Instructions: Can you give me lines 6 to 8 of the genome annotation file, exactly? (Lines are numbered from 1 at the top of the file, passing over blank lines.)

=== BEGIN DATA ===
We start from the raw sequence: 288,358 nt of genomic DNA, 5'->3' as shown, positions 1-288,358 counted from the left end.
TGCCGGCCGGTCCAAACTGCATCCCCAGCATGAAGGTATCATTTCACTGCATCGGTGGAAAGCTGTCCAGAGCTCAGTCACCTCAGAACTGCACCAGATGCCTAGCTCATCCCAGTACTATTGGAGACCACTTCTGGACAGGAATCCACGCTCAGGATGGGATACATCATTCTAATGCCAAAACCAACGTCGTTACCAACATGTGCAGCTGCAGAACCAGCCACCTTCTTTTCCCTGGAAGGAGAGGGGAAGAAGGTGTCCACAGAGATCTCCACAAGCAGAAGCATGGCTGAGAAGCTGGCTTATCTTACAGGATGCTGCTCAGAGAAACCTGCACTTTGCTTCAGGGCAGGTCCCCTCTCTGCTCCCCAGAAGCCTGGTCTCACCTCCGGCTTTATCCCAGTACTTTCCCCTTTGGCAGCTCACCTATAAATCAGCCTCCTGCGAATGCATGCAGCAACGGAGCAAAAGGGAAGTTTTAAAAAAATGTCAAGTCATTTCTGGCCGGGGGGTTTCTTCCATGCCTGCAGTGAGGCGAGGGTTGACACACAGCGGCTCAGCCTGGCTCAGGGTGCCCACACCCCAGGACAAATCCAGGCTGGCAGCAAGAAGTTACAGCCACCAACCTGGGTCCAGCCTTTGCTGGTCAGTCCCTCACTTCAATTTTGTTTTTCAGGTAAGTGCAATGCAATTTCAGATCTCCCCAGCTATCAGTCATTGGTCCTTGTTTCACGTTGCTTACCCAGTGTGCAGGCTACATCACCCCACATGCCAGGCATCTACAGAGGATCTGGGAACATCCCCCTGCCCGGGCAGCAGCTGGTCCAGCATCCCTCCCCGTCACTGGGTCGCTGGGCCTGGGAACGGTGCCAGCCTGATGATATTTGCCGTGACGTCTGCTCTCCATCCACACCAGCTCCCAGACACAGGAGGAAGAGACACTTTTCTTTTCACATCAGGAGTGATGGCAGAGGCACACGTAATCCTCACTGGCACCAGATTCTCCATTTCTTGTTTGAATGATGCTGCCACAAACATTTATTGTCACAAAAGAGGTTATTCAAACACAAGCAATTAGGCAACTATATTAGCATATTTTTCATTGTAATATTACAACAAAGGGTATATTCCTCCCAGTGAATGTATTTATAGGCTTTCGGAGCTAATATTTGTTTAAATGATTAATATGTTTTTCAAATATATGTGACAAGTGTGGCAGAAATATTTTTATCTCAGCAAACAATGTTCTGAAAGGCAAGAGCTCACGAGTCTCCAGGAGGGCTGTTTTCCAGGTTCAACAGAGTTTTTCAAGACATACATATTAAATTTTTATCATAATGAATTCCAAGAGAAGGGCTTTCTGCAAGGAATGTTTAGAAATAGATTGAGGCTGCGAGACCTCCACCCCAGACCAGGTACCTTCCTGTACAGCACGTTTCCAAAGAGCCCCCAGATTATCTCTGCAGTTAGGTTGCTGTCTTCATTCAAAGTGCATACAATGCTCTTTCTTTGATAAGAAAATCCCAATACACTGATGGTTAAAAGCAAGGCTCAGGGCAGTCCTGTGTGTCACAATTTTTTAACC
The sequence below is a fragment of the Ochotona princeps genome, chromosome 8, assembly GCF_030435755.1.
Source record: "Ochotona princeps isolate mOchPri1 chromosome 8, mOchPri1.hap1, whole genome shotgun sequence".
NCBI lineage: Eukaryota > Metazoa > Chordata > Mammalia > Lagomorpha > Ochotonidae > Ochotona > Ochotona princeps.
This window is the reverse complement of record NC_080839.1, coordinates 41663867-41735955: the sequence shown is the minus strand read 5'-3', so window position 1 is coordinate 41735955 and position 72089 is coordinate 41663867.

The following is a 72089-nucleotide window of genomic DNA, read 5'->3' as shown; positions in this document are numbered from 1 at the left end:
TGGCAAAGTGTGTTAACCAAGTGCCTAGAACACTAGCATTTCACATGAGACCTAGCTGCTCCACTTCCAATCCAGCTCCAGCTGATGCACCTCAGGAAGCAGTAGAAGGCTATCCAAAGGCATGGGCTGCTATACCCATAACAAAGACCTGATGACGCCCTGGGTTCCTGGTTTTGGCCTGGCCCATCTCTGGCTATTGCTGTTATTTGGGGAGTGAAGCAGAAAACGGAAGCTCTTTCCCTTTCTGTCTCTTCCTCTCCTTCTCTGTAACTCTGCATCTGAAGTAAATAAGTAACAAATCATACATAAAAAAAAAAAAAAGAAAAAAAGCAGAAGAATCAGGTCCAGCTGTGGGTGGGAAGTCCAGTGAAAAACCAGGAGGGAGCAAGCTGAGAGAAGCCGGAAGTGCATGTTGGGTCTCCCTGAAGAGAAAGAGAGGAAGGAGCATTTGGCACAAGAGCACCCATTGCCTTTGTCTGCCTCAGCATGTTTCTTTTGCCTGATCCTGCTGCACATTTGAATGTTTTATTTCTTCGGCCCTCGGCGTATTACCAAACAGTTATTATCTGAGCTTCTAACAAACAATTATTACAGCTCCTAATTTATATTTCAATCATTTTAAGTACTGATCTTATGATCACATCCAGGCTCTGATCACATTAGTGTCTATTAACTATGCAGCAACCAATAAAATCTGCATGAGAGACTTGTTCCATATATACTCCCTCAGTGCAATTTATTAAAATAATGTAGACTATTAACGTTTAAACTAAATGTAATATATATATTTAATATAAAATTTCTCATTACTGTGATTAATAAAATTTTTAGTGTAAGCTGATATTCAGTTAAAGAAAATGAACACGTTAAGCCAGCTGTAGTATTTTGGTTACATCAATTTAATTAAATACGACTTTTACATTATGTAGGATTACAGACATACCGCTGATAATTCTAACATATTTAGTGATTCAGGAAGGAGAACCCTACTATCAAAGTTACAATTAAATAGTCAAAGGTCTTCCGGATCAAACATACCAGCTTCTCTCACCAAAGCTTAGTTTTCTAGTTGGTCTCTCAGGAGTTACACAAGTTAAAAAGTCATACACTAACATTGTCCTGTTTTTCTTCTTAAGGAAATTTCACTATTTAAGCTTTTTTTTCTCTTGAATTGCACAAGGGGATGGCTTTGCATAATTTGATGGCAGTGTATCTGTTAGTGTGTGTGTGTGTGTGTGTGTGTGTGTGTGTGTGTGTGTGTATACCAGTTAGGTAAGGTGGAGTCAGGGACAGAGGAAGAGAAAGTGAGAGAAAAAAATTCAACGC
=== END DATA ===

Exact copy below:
This window is the reverse complement of record NC_080839.1, coordinates 41663867-41735955: the sequence shown is the minus strand read 5'-3', so window position 1 is coordinate 41735955 and position 72089 is coordinate 41663867.

The following is a 72089-nucleotide window of genomic DNA, read 5'->3' as shown; positions in this document are numbered from 1 at the left end:
TGGCAAAGTGTGTTAACCAAGTGCCTAGAACACTAGCATTTCACATGAGACCTAGCTGCTCCACTTCCAATCCAGCTCCAGCTGATGCACCTCAGGAAGCAGTAGAAGGCTATCCAAAGGCATGGGCTGCTATACCCATAACAAAGACCTGATGACGCCCTGGGTTCCTGGTTTTGGCCTGGCCCATCTCTGGCTATTGCTGTTATTTGGGGAGTGAAGCAGAAAACGGAAGCTCTTTCCCTTTCTGTCTCTTCCTCTCCTTCTCTGTAACTCTGCATCTGAAGTAAATAAGTAACAAATCATACATAAAAAAAAAAAAAAGAAAAAAAGCAGAAGAATCAGGTCCAGCTGTGGGTGGGAAGTCCAGTGAAAAACCAGGAGGGAGCAAGCTGAGAGAAGCCGGAAGTGCATGTTGGGTCTCCCTGAAGAGAAAGAGAGGAAGGAGCATTTGGCACAAGAGCACCCATTGCCTTTGTCTGCCTCAGCATGTTTCTTTTGCCTGATCCTGCTGCACATTTGAATGTTTTATTTCTTCGGCCCTCGGCGTATTACCAAACAGTTATTATCTGAGCTTCTAACAAACAATTATTACAGCTCCTAATTTATATTTCAATCATTTTAAGTACTGATCTTATGATCACATCCAGGCTCTGATCACATTAGTGTCTATTAACTATGCAGCAACCAATAAAATCTGCATGAGAGACTTGTTCCATATATACTCCCTCAGTGCAATTTATTAAAATAATGTAGACTATTAACGTTTAAACTAAATGTAATATATATATTTAATATAAAATTTCTCATTACTGTGATTAATAAAATTTTTAGTGTAAGCTGATATTCAGTTAAAGAAAATGAACACGTTAAGCCAGCTGTAGTATTTTGGTTACATCAATTTAATTAAATACGACTTTTACATTATGTAGGATTACAGACATACCGCTGATAATTCTAACATATTTAGTGATTCAGGAAGGAGAACCCTACTATCAAAGTTACAATTAAATAGTCAAAGGTCTTCCGGATCAAACATACCAGCTTCTCTCACCAAAGCTTAGTTTTCTAGTTGGTCTCTCAGGAGTTACACAAGTTAAAAAGTCATACACTAACATTGTCCTGTTTTTCTTCTTAAGGAAATTTCACTATTTAAGCTTTTTTTTCTCTTGAATTGCACAAGGGGATGGCTTTGCATAATTTGATGGCAGTGTATCTGTTAGTGTGTGTGTGTGTGTGTGTGTGTGTGTGTGTGTGTGTGTGTATACCAGTTAGGTAAGGTGGAGTCAGGGACAGAGGAAGAGAAAGTGAGAGAAAAAAATTCAACGC